Can a probation officer arrest a person being supervised pursuant to a deferred prosecution agreement or G.S. 90-96 judgment? I’ve been asked that question a lot lately. I suspect it is coming up more often now that G.S. 90-96 is mandatory for consenting defendants. The short answer, in my opinion, is that when a probation officer has the power to supervise, he or she also has the power to arrest.
Probation officers’ arrest authority is grounded in G.S. 15-205. That statute says that a “probation officer shall have, in the execution of his duties, the power of arrest . . . as is now given, or that may hereafter be given by law, to the sheriffs of this State.” Thus, when executing their duties, probation officers have the arrest powers of a sheriff. Another statute, G.S. 15A-1345(a), states that a probationer is subject to arrest by a probation officer for a violation of his or her conditions of supervision.
The real question, then, when evaluating an officer’s authority to arrest in deferral situations is whether supervision pursuant to a deferred prosecution or G.S. 90-96 is “probation” within the meaning of the statutes cited above. If it is, then the officer would appear to have the arrest power of a sheriff in the supervision of the case.
With respect to deferred prosecutions, I think there is a sound basis to say they involve Probation with a capital P. G.S. 15A-1341(a1) says that eligible defendants may be “placed on probation as provided in this Article”—that is, Article 82 of G.S. Chapter 15A. If the supervision of the deferral is “as provided in this Article,” it would appear to include the arrest provision in G.S. 15A-1345(a). To be clear, I’m only talking about true statutory deferred prosecutions of eligible misdemeanants and Class H or I felons, and deferrals in drug treatment court cases under G.S. 15A-1341(a2). Other informal deferral programs are permissible in the discretion of the district attorney, but it’s fairly clear to me that those should not involve the services of probation officers in the first place. See State v. Gravette, 327 N.C. 144 (1990) (holding that a judge does not have authority to order a probation officer to supervise a defendant who has not been convicted or placed on “formal deferred prosecution” under G.S. 15A-1341).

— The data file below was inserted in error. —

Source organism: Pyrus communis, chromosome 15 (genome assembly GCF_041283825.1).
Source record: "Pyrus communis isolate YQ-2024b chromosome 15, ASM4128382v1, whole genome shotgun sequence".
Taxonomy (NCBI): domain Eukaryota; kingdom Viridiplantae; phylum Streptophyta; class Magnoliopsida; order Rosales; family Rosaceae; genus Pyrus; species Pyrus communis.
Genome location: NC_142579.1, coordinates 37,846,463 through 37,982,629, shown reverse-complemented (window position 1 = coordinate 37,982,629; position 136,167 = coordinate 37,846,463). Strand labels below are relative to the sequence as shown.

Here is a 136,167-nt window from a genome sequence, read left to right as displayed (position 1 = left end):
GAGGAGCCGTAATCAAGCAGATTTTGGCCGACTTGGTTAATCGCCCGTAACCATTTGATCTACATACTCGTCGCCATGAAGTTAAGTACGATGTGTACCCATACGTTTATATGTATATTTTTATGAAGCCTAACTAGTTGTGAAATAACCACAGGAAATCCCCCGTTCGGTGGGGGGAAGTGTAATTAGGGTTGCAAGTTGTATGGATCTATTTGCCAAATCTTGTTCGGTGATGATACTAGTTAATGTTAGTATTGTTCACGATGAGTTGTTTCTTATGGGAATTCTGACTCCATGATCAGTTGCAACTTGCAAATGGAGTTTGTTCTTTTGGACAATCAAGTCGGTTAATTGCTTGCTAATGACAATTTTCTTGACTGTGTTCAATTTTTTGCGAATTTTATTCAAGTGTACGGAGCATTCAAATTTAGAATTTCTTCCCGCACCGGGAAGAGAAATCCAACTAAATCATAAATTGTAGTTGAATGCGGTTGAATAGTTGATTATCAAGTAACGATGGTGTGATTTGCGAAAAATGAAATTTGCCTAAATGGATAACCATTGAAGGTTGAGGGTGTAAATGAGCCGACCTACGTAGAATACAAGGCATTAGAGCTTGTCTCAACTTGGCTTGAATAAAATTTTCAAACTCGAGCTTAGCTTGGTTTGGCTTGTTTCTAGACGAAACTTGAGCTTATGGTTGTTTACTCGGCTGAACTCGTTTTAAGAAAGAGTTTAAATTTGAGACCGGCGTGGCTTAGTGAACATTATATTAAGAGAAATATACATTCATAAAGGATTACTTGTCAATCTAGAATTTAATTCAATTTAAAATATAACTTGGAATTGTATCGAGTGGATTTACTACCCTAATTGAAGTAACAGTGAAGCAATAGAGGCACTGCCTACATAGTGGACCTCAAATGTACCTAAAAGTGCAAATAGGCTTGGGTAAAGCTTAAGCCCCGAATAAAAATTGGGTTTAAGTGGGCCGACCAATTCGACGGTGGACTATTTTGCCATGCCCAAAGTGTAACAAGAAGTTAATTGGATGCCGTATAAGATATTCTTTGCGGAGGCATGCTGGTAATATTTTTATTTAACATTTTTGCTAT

Regarding G.S. 90-96, it merely says that a court shall place an eligible defendant “on probation.” There is no reference to Article 82, but we know from case law that “[i]n the absence of a provision to the contrary, and except where specifically excluded, the general probation provisions found in Article 82 of Chapter 15A apply to probation imposed under [G.S.] 90-96.” State v. Burns, 171 N.C. App. 759 (2005). In fact, the record in the Burns case itself included an order for arrest issued for a violation of the defendant’s G.S. 90-96 probation, which the court of appeals discussed without disapproval (although its underlying validity was not the issue in the case).
I suppose the General Assembly could limit officers’ authority to arrest by statute, as it has for law enforcement officers in the context of infractions. See G.S. 15A-1113. But I don’t see any place where it has. And that makes sense to me as a policy matter—a probation officer’s effectiveness as a supervisor would arguably be diminished if he or she lacked the power to arrest.
Community Corrections policy states that in general, deferred prosecution and G.S. 90-96 probationers will be supervised like other offenders. In light of the authorities cited above, that general guidance would appear to extend to the arrest protocols applicable to ordinary sentenced probationers.